The different learning dynamics that have been studied, however, have sometimes yielded contradictory predictions. For instance, whether the existence of an underlying network of contacts affects cooperation, something usually termed network reciprocity in the field of evolutionary game theory [3], has been under debate lately [17,18,19]. This debate has prompted the realization of large-scale laboratory experiments with humans that have provided valuable insights into the nature of human strategic behavior and learning processes [20,21,22,23,24,25]. Nonetheless, as pointed out by one of the leading scientist in the field: “there are many relevant experimental results on cooperation on structured populations published in widely read journals while, unfortunately, many models are introduced in the literature without taking into account [such experimental] facts” [19]. Some of the most relevant experimental findings are (see [19]): (i) networks or lattices do not promote cooperation, which suggests that network structure does not significantly influence cooperative behavior [22]; (ii) individuals follow a rule called Moody Conditional Cooperation (MCC)1; (iii) individuals do not take into account the earnings of their neighbors when deciding to cooperate [24], which disagrees with typical evolutionary rules based on the comparison between how well an individual does against others, e.g., how much earning an agent receives in comparison to others; and (iv) cooperation can be sustained in dynamic networks. In this work, we investigate a cognitive-inspired model [26] that by design is in agreement with Observation (iii). Additionally, we provide evidence that the model is also in agreement with Observation (i), i.e., there is no significant influence of network structure on cooperation, with Observation (ii), i.e., the model reproduces the MCC behavior, and other general experimental observations. We leave for future work the study on dynamic networks related to Observation (iv).
That human cooperation depends on people’s mood and their social context (Observation (ii)) has also been reported by other authors, who in addition have highlighted the importance of social norms in promoting cooperative behavior [27,28]. Social norms are rules or informal principles that indicate what is socially appropriate in a certain context and are typically enforced through social sanctions [29,30,31,32,33]. They have been shown to play a crucial role in promoting cooperation and more generally in shaping humans’ decisions in a variety of contexts [5,30,33,34,35]. To detect, reason, and decide whether to comply with social norms, humans have evolved a norm psychology [27,34]. This cognitive machinery allows humans to overcome rational egoistic impulses and interact with others in a way that may favor the emergence and stabilization of cooperation [27]. In recent years, agent-based models with a varying degree of complexity have been proposed to explore the role of social norms in promoting human cooperation [27,31,36].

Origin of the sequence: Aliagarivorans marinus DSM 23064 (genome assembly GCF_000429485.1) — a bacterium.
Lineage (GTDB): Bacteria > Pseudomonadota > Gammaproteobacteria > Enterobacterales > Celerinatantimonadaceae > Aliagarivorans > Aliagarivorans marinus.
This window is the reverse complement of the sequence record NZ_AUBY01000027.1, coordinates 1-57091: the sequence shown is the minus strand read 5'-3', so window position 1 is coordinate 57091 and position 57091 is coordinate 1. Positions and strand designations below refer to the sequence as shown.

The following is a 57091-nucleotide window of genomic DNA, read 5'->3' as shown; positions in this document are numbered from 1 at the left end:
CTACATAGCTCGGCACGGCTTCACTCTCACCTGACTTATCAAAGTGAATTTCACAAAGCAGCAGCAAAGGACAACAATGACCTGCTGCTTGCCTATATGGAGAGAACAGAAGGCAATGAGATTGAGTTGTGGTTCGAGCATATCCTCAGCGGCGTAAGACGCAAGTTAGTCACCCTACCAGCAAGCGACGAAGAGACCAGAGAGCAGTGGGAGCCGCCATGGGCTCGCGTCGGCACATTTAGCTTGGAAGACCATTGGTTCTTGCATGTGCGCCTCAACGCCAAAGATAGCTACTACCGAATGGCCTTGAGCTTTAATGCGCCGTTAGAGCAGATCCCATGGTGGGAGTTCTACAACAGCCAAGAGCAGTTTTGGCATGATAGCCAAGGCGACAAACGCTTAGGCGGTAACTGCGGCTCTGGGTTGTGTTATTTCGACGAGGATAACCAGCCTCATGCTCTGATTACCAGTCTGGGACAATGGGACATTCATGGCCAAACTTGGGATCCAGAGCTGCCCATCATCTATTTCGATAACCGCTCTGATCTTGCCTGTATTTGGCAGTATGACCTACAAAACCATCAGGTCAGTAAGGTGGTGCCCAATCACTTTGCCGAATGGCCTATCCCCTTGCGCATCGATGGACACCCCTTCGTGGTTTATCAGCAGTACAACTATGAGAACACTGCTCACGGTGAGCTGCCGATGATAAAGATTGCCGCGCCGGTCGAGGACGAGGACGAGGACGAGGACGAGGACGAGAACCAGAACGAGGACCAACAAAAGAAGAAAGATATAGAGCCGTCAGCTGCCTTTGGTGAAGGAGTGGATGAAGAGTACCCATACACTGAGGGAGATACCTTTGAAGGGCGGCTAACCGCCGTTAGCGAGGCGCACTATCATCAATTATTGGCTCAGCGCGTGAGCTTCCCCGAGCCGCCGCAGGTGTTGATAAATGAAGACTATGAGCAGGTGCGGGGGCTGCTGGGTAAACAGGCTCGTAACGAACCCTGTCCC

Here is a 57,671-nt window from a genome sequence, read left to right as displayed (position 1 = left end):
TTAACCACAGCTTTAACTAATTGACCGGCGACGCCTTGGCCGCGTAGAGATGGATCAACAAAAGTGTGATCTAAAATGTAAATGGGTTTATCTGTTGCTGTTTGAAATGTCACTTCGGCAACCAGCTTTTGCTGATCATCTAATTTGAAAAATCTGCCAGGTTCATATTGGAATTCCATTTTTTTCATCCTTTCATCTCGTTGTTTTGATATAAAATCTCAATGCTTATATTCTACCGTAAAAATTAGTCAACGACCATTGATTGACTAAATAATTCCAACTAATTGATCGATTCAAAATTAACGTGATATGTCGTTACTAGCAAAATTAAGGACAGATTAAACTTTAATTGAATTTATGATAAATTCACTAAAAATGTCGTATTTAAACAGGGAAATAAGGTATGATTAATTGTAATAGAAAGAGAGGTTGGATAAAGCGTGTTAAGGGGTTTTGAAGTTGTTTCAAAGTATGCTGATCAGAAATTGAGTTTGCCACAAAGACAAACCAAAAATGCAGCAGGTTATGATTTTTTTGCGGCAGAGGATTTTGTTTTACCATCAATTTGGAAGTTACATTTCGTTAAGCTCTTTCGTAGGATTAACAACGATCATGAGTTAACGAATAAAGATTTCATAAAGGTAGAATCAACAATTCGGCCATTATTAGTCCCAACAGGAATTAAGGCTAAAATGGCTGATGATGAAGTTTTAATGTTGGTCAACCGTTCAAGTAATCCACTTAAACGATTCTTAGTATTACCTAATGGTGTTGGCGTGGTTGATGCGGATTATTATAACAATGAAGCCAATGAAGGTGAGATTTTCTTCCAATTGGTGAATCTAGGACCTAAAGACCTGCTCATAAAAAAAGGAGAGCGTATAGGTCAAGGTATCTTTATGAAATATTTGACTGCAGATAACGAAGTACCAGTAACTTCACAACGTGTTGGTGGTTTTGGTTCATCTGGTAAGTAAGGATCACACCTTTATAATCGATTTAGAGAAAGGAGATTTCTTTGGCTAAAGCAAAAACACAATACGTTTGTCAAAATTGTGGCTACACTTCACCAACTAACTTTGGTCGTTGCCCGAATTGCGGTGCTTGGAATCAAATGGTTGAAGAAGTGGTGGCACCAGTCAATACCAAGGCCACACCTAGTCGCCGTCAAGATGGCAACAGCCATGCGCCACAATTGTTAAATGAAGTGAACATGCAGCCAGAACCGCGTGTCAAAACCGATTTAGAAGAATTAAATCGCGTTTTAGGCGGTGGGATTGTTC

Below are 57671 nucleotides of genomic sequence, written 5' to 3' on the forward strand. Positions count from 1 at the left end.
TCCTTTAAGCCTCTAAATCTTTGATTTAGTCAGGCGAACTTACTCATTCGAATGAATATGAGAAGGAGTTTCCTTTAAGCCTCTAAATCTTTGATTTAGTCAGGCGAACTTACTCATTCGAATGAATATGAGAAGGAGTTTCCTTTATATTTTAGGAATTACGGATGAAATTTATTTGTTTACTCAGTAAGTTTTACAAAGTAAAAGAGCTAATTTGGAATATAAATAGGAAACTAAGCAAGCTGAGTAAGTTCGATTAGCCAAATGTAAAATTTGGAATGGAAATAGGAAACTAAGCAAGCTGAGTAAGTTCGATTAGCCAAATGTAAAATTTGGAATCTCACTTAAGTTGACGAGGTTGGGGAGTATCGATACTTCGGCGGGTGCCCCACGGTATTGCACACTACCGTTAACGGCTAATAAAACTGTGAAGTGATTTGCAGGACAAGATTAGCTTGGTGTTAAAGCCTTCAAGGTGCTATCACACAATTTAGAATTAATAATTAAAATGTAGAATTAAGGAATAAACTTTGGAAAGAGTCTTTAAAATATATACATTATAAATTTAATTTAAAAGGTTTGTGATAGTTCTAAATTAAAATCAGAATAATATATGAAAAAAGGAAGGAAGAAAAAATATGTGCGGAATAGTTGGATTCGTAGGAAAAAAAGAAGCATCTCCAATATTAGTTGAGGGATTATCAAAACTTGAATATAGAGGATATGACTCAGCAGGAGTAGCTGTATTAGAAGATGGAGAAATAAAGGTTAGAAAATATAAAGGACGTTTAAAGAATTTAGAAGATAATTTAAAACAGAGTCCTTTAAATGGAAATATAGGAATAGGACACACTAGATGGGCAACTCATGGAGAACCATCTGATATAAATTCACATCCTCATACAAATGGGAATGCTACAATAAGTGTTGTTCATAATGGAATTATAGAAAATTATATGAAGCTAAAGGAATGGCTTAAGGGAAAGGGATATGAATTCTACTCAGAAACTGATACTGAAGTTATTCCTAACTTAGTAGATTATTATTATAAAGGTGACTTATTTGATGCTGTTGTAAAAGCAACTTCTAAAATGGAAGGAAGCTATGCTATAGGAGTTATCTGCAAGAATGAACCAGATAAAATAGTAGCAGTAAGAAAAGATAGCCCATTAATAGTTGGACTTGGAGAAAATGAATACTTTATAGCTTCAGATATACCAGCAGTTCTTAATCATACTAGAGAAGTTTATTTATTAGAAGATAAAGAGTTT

In this work, we study an agent-based implementation of the Experience Weighted Attraction with Norm Psychology (EWAN) model, a cognitive-inspired model recently introduced in [26] that incorporates some important features of norm psychology into the EWA formalism [13] to better account for humans’ decision processes leading to cooperative behavior. In particular, Realpe-Gómez et al. [26] propose that humans always take into account what others do, even when they defected in the past, yet the importance ascribed to others’ actions depends on their immediate past behavior; this is in contrast with previous studies [21]. Recently, EWAN has also received the attention of experts in other fields where the interplay between conformism, individuality and leadership is important to achieve cooperation [37].
This study differs from [26] in which the authors did not explicitly implement the full stochastic agent-based model on networks proposed in the EWAN model. They rather concentrated on studying an analytically-tractable simplified EWAN version based on a so-called mean field approximation. Thus, they assumed that network structure does not significantly influence cooperation and stochastic fluctuations are negligible. This allowed them to effectively represent the whole population via a single representative agent and obtain an effective deterministic equation that simplified the analysis. However, they did not provide any evidence that these assumptions were indeed valid when studying the full stochastic agent-based EWAN model on networks.
Here, we partially fill this gap by providing evidence that indeed the full EWAN model is consistent with the assumption that network structure does not significantly influence cooperation. We also provide evidence that the results obtained with the full model are qualitatively similar to those obtained with the simplified model. Furthermore, the study in [26] left open the question about the effect of the distribution of cooperation, as well as other more granular properties of the individuals inside the group. In particular, our results suggest that, while network structure does not seem to significantly influence cooperation, it does seem to influence how individuals balance between self-interested and normative considerations when making their decision to cooperate.